2. Endorse the Check: After the check is returned to you endorsed by the mortgage company, you can meet with your Public Adjuster or Attorney and disburse the funds. In most cases, you endorse the check to your representative, and they write you a check for the difference after the fee is deducted. Or you can obtain their signature and pay their fee.


  • Follow Your Lender's Procedures: Depending on the amount of the check and your lender's policies, the lender may either:

    • Endorse the check and return it to you, allowing you to deposit it into your bank account. This is more likely for smaller claims, up to $40,000.

    • Deposit the check into an escrow account, from which funds can be drawn for repair and rebuilding work. This is more likely for larger claims. The funds will be released in increments as you submit proof of completed work, such as contractor invoices and inspection reports.

Maintaining close communication with your mortgage and insurance companies throughout the process is key. Procedures can vary, so it's important to understand what your specific lender requires.


Remember, cashing an insurance check made payable to you and your mortgage company without the mortgage company's endorsement could be considered fraud. Always follow the appropriate procedures to ensure you use the insurance funds correctly. At A&H Public Adjusters, we assist you with this tedious and difficult process as a courtesy to our clients.


Leftover Money From a Home Insurance Claim

In the case of a home insurance claim, the insurance company will typically send you a check based on the repair estimate of the damages minus your deductible. The exact process can vary depending on the specifics of your policy, but here's a general idea of what could happen to any leftover money:


  • Repairs Cost Less Than Expected: If the repairs end up costing less than the amount the insurance company gave you, you may be able to keep the leftover money. You can also spend this money on other repairs needed regarding the claim, such as the pipes repair, buying a new AC unit or appliance that caused the leak, etc.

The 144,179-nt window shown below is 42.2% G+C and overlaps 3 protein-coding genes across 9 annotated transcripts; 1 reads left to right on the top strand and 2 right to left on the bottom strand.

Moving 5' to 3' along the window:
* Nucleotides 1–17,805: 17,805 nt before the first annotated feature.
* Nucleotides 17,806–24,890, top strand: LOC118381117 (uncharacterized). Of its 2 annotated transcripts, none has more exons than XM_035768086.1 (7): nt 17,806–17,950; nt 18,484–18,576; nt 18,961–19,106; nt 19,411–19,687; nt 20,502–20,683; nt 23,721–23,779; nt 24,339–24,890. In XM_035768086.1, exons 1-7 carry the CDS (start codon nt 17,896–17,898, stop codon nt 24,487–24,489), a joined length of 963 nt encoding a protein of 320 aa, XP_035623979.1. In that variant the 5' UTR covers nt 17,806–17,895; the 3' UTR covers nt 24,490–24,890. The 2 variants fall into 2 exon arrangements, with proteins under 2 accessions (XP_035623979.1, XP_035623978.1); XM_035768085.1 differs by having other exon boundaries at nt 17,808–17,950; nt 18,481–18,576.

• Depreciation Recovery: In some cases, the payout might include recoverable depreciation. This means the insurer initially pays only for the actual cash value (ACV) of the damaged item (which accounts for depreciation), but you can recover the depreciated amount once repairs are completed. If the actual repairs cost less than estimated, you may not be able to recover the full depreciation. It is important to consult with a professional, such as a Public Adjuster, before sending receipts to the insurance company. You do not want to send evidence of repairs below the amount needed to recover the depreciation.

  • Contractor's Bid and Actual Costs: If your contractor's bid was the basis for the payout, and the work was completed for less, the insurance company may want the leftover money returned. They based their payout on the estimate, not the actual costs.

Remember, all these scenarios depend largely on your specific policy's rules, the laws in your state, and the individual claim's circumstances. It's essential to read your policy carefully and consult with a public adjuster or a legal professional if you have any doubts or questions.


Lastly, it's important, to be honest and transparent throughout the process, as any attempts to deliberately overestimate costs or keep leftover funds that should be returned could be seen as insurance fraud.